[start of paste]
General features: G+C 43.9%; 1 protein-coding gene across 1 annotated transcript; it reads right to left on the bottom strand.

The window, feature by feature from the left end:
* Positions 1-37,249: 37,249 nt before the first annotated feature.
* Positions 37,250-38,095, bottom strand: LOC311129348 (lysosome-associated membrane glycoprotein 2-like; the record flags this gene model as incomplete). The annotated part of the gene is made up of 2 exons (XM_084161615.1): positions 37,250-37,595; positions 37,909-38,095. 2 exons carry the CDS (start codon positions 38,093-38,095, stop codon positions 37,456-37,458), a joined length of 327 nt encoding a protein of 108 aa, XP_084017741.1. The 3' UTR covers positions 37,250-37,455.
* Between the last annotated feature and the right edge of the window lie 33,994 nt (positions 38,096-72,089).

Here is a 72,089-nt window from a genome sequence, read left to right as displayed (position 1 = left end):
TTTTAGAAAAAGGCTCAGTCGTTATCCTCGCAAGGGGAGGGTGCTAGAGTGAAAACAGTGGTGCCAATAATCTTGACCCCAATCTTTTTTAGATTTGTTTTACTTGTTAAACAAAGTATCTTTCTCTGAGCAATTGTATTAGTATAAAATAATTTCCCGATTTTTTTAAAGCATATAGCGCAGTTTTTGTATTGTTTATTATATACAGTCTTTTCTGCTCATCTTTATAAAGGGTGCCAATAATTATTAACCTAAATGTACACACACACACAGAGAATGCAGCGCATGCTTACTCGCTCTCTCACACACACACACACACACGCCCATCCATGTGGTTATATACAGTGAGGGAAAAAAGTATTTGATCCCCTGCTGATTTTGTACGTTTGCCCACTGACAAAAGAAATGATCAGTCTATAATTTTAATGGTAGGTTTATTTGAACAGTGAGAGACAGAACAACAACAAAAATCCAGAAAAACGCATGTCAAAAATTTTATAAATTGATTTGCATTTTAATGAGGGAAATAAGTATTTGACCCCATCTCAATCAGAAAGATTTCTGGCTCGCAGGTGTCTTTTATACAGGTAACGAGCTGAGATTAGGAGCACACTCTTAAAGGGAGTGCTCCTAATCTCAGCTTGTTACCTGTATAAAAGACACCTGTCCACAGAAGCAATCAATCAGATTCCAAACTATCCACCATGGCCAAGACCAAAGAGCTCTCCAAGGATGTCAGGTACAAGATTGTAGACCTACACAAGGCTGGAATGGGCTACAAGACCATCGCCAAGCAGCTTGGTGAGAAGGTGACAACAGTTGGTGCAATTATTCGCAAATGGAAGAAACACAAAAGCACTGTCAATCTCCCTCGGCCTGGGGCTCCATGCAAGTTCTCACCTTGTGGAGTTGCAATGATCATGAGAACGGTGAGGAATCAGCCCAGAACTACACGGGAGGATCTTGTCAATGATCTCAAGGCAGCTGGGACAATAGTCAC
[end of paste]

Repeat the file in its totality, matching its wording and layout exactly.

General features: G+C 43.9%; 1 protein-coding gene across 1 annotated transcript; it reads right to left on the bottom strand.

The window, feature by feature from the left end:
* Positions 1-37,249: 37,249 nt before the first annotated feature.
* Positions 37,250-38,095, bottom strand: LOC311129348 (lysosome-associated membrane glycoprotein 2-like; the record flags this gene model as incomplete). The annotated part of the gene is made up of 2 exons (XM_084161615.1): positions 37,250-37,595; positions 37,909-38,095. 2 exons carry the CDS (start codon positions 38,093-38,095, stop codon positions 37,456-37,458), a joined length of 327 nt encoding a protein of 108 aa, XP_084017741.1. The 3' UTR covers positions 37,250-37,455.
* Between the last annotated feature and the right edge of the window lie 33,994 nt (positions 38,096-72,089).

Here is a 72,089-nt window from a genome sequence, read left to right as displayed (position 1 = left end):
TTTTAGAAAAAGGCTCAGTCGTTATCCTCGCAAGGGGAGGGTGCTAGAGTGAAAACAGTGGTGCCAATAATCTTGACCCCAATCTTTTTTAGATTTGTTTTACTTGTTAAACAAAGTATCTTTCTCTGAGCAATTGTATTAGTATAAAATAATTTCCCGATTTTTTTAAAGCATATAGCGCAGTTTTTGTATTGTTTATTATATACAGTCTTTTCTGCTCATCTTTATAAAGGGTGCCAATAATTATTAACCTAAATGTACACACACACACAGAGAATGCAGCGCATGCTTACTCGCTCTCTCACACACACACACACACACGCCCATCCATGTGGTTATATACAGTGAGGGAAAAAAGTATTTGATCCCCTGCTGATTTTGTACGTTTGCCCACTGACAAAAGAAATGATCAGTCTATAATTTTAATGGTAGGTTTATTTGAACAGTGAGAGACAGAACAACAACAAAAATCCAGAAAAACGCATGTCAAAAATTTTATAAATTGATTTGCATTTTAATGAGGGAAATAAGTATTTGACCCCATCTCAATCAGAAAGATTTCTGGCTCGCAGGTGTCTTTTATACAGGTAACGAGCTGAGATTAGGAGCACACTCTTAAAGGGAGTGCTCCTAATCTCAGCTTGTTACCTGTATAAAAGACACCTGTCCACAGAAGCAATCAATCAGATTCCAAACTATCCACCATGGCCAAGACCAAAGAGCTCTCCAAGGATGTCAGGTACAAGATTGTAGACCTACACAAGGCTGGAATGGGCTACAAGACCATCGCCAAGCAGCTTGGTGAGAAGGTGACAACAGTTGGTGCAATTATTCGCAAATGGAAGAAACACAAAAGCACTGTCAATCTCCCTCGGCCTGGGGCTCCATGCAAGTTCTCACCTTGTGGAGTTGCAATGATCATGAGAACGGTGAGGAATCAGCCCAGAACTACACGGGAGGATCTTGTCAATGATCTCAAGGCAGCTGGGACAATAGTCAC